Oak Grove Mennonite Church (Aroda, Virginia, USA)

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The Oak Grove Mennonite Church in Aroda, Virginia, USA was established in 1957.

When the Mount Zion Amish Mennonite Church began, nine families joined from the Old Order Amish. They had contrasting goals for the new church. Bishop Alvin D. Miller and some members desired to maintain a strict standard of practice to demonstrate to the Amish in the community that they could drop certain Old Order practice and still resist complete absorption into the world. Others, including Minister Noah Keim, wanted to have an aggressive evangelization program, which included dropping the German language from services. The two groups attempted to compromise, but the attempts were futile.

The faction looked for a new place to start a church in the Madison County area and decided on Aroda.Three young families were in the initial move: Minister Noah Keim, Sanford Yoder, and Enos Schrock. Perry Nisly from Kansas also joined them. Keim and Yoder had been to a mission-focused colonization meeting in Kansas in 1956, which helped fuel their interest.

In the first few years, Oak Grove was actively involved in local evangelism of both African Americans and Caucasians. Several missions in the area were established, the only one remaining in 2012 was Faith Mission Home. The church also operated Mountain View Nursing Home, one of the Beachy Amish church’s most well known voluntary service units, and begun in 1962 by Harvey Yoder.

Oak Grove requested a bishop committee investigation of their new church. The committee was initially reluctant to grant Beachy Amish status because of Mt. Zion’s stand against the church and its less strict discipline. Some of the new practices, such as mixed seating in services and acceptance of the frock coat, were given up to meet the bishop committee’s requirements. In the end, Beachy status was granted to the new congregation, the first church to try the Beachy admissions process, a process that did not survive.

In 2017 the church was a member of the Beachy Amish Mennonite Fellowship and had a membership of 130. The bishop was Lamar Hochstetler, and the ministers were Henry Brenneman and David Hochstetler.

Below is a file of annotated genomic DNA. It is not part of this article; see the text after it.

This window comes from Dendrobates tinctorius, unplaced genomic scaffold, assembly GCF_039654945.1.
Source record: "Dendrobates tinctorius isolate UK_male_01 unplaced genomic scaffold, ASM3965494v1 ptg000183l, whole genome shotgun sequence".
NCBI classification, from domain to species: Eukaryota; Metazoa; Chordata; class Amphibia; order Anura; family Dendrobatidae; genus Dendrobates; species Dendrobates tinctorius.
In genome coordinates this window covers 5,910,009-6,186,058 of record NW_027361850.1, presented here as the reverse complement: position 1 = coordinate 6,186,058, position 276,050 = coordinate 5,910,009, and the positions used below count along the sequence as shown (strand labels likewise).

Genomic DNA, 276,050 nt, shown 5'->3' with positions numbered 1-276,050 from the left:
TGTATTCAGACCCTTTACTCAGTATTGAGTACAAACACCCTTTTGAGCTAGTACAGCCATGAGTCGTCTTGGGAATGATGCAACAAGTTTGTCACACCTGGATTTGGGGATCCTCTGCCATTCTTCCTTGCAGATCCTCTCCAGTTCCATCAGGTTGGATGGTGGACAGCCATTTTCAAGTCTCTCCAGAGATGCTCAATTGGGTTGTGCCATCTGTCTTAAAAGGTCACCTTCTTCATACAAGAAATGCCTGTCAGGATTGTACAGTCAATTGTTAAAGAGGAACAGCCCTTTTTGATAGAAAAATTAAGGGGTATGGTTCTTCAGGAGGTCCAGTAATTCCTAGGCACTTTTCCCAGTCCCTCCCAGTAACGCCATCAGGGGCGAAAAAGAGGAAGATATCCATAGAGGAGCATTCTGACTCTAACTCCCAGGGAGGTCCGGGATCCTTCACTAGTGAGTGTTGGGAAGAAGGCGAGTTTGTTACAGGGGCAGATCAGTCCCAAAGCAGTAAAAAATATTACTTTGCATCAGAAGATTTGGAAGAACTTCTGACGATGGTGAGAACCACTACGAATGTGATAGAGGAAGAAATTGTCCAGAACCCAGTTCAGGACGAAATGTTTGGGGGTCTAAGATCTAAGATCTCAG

"Amish Mennonite Churches in Virginia." The Beachy Amish Mennonites. 2013. Web. 22 February 2018. http://www.beachyam.org/churches/va.htm.

Anderson, Cory. The Amish-Mennonites of North America: a portrait of our people. Medina, New York: Ridgeway Publishing, 2012: 84

Anderson, Cory Alexander. "The Diffusion of Beachy Amish Mennonite Congregations in the US South: A Regional Chronicle and Spatial Analysis." Unpublished paper, 2006: 20. Web. 22 February 2018. http://www.beachyam.org/librarybooks/Anderson(2006)_Diffusion.pdf.

Mennonite Church directory (2017): 46.

Yoder, Elmer S. The Beachy Amish Mennonite Fellowship Churches. Hartville, Ohio: Diakonia Ministries, 1987: 363-364.

Additional Information

Address: 571 Tom Johnston Road, Aroda, Virginia

Phone: 540-948-3116


Denominational Affiliations:

Beachy Amish Mennonite Fellowship


Oak Grove Mennonite Church

Author(s) Sam Steiner
Date Published February 2018

Cite This Article

MLA style

Steiner, Sam. "Oak Grove Mennonite Church (Aroda, Virginia, USA)." Global Anabaptist Mennonite Encyclopedia Online. February 2018. Web. 17 Aug 2018. http://gameo.org/index.php?title=Oak_Grove_Mennonite_Church_(Aroda,_Virginia,_USA)&oldid=160162.

APA style

Steiner, Sam. (February 2018). Oak Grove Mennonite Church (Aroda, Virginia, USA). Global Anabaptist Mennonite Encyclopedia Online. Retrieved 17 August 2018, from http://gameo.org/index.php?title=Oak_Grove_Mennonite_Church_(Aroda,_Virginia,_USA)&oldid=160162.

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